what's the buzz

what's the buzz

Being stress-free through meditation

A new study has revealed that 25 minutes of focused meditation for three consecutive days affects people’s ability to be resilient under stress.

J David Creswell, associate professor of psychology in the Dietrich College of Humanities and Social Sciences, said that many people reported that they practiced meditation for stress reduction but they knew very little about how much people need to do for stress reduction and health benefits.

He further explained that when people initially learn mindfulness mediation practices, they have to cognitively work at it, especially during a stressful task and these active cognitive efforts might result in the task feeling less stressful but they might also have physiological costs with higher cortisol production.

Creswell’s team is now testing the possibility that mindfulness could become more automatic and easy to use with long-term mindfulness meditation training, which may result in reduced cortisol reactivity.

The study is published in the journal Psychoneuroendocrinology. 
Rivalry brings out best in one’s athletic performance

A new study has revealed that harnessing personal rivalries could boost up an individual’s athletic performance and motivate them to work harder.

The research that surveyed runners and used data from 184 races found that even local races often produce rivals who pushed each other to higher levels of performance, and that several other factors lead to rivalry like similarity (e.g. age and gender), repeated competition and closely-decided contests.

Gavin Kilduff, from New York University, said that the rivalry between Andre Agassi and Pete Sampras led them to have exhibition matches for charity in recent years, despite the fact that both players have long been retired and that the outcomes of these matches carry no financial stakes, they are still fiercely competitive with each other.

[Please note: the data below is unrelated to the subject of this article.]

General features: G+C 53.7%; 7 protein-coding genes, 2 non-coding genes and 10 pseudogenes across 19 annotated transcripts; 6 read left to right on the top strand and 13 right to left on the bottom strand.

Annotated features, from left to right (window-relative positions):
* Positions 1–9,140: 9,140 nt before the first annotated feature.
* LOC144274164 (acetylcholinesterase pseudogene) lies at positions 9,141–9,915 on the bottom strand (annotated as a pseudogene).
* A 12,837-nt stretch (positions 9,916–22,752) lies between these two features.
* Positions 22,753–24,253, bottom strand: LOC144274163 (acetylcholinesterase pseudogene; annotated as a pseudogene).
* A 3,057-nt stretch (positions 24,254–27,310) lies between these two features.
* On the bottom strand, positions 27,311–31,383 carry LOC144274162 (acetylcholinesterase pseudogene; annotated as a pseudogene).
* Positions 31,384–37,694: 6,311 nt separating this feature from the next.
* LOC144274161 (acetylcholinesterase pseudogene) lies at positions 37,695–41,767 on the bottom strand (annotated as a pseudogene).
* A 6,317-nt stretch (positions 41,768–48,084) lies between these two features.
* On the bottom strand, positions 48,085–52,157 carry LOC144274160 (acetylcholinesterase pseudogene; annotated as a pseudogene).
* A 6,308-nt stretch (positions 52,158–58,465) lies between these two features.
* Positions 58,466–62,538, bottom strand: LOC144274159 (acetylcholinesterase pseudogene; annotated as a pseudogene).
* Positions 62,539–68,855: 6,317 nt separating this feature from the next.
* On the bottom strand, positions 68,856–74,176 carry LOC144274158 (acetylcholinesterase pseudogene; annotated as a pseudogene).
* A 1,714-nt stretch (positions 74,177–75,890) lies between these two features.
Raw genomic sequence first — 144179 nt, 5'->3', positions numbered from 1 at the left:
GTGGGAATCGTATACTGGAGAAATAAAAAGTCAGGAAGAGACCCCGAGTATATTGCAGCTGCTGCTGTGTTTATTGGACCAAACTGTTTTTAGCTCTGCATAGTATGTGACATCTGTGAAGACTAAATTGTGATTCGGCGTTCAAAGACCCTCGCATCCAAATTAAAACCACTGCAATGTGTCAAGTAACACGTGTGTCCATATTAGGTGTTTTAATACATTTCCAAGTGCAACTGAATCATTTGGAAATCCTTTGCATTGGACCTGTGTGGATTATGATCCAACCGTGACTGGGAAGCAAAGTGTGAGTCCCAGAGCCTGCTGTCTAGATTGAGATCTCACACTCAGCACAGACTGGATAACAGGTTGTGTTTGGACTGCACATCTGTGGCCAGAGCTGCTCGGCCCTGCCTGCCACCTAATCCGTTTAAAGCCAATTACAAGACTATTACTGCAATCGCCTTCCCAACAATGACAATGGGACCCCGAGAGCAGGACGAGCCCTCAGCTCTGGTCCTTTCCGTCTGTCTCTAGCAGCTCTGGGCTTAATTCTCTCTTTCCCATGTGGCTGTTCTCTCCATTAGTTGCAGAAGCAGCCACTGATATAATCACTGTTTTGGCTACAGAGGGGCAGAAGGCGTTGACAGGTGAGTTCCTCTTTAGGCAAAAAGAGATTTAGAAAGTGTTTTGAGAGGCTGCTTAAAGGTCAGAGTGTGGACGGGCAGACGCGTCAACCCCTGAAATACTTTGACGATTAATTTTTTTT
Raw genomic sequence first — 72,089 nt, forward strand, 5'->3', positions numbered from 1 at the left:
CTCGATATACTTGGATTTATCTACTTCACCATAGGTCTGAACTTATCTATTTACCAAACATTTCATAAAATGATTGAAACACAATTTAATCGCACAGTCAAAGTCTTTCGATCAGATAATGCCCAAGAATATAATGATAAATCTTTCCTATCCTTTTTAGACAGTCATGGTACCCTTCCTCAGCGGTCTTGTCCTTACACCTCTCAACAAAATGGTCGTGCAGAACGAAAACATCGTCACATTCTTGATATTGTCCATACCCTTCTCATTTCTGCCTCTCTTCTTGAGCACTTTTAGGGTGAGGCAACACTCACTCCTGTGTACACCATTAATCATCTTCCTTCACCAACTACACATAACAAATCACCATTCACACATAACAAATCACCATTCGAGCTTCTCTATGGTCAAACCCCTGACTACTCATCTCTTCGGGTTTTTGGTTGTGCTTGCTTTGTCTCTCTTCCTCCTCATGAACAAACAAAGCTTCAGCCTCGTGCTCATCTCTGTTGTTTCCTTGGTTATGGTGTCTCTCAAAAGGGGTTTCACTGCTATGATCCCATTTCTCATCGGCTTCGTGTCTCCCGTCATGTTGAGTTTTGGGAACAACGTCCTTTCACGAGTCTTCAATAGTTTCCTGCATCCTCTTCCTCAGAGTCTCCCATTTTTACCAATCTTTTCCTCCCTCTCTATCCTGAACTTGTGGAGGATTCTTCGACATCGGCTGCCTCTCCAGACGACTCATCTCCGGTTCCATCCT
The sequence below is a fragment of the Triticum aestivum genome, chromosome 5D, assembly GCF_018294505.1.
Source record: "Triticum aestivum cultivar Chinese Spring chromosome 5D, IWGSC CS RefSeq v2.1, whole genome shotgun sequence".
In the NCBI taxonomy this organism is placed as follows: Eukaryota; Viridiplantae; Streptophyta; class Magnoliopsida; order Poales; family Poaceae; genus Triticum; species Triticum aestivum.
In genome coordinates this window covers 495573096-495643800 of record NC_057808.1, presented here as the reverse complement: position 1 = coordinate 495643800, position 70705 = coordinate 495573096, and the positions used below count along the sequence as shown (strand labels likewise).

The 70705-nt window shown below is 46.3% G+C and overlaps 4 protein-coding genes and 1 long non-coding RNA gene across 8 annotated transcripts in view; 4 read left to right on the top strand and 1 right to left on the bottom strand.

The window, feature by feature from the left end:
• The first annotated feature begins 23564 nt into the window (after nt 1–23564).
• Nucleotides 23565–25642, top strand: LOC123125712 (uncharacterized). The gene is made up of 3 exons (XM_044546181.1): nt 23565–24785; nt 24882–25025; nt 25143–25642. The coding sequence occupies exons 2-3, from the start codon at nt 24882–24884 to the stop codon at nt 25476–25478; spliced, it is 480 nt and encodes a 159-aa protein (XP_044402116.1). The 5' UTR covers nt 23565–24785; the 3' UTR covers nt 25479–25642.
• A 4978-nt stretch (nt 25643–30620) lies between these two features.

He further explained that runners actually pick one and another out at these kinds of races and also without prompting; they reported that rivalry motivated them to train and race harder and faster.

It was established that people’s behavior in competition situations depended on their relationship and history of interaction with their opponent, which suggested that they might be able to boost their own levels of motivation and performance by either forming rivalries or harnessing the ones they already have.

Kilduff did offer some caution in approaching rivalries, noting other research that suggested that people might act more unethically or engage in more risky behaviors if it means outperforming a rival and it was also suggested that rivalries may have other unexplored benefits such as promoting greater commitment and loyalty within groups.

The study is published in Social Psychological and Personality Science. 
Insect diet may have resulted in humans’ big brains

A new study has revealed that a lean-season diet of hard-to-reach ants, slugs and other bugs may have spurred the development of bigger brains and higher-level cognitive functions in the ancestors of humans and other primates.

According to the study by Washington University, challenges associated with finding food have long been recognized as important in shaping evolution of the brain and cognition in primates, including humans.

Amanda D Melin said that the study suggests that digging for insects when food was scarce may have contributed to hominid cognitive evolution and set the stage for advanced tool use.

The study provides support for an evolutionary theory that links the development of sensorimotor (SMI) skills, such as increased manual dexterity, tool use, and innovative problem solving, to the creative challenges of foraging for insects and other foods that are buried, embedded or otherwise hard to procure.

Melin added that they have found that capuchin monkeys eat embedded insects year-round but intensify their feeding seasonally, during the time that their preferred food – ripe fruit – is less abundant.

The findings suggest that the ingenuity required to survive on a diet of elusive insects has been a key factor in the development of uniquely human skills.

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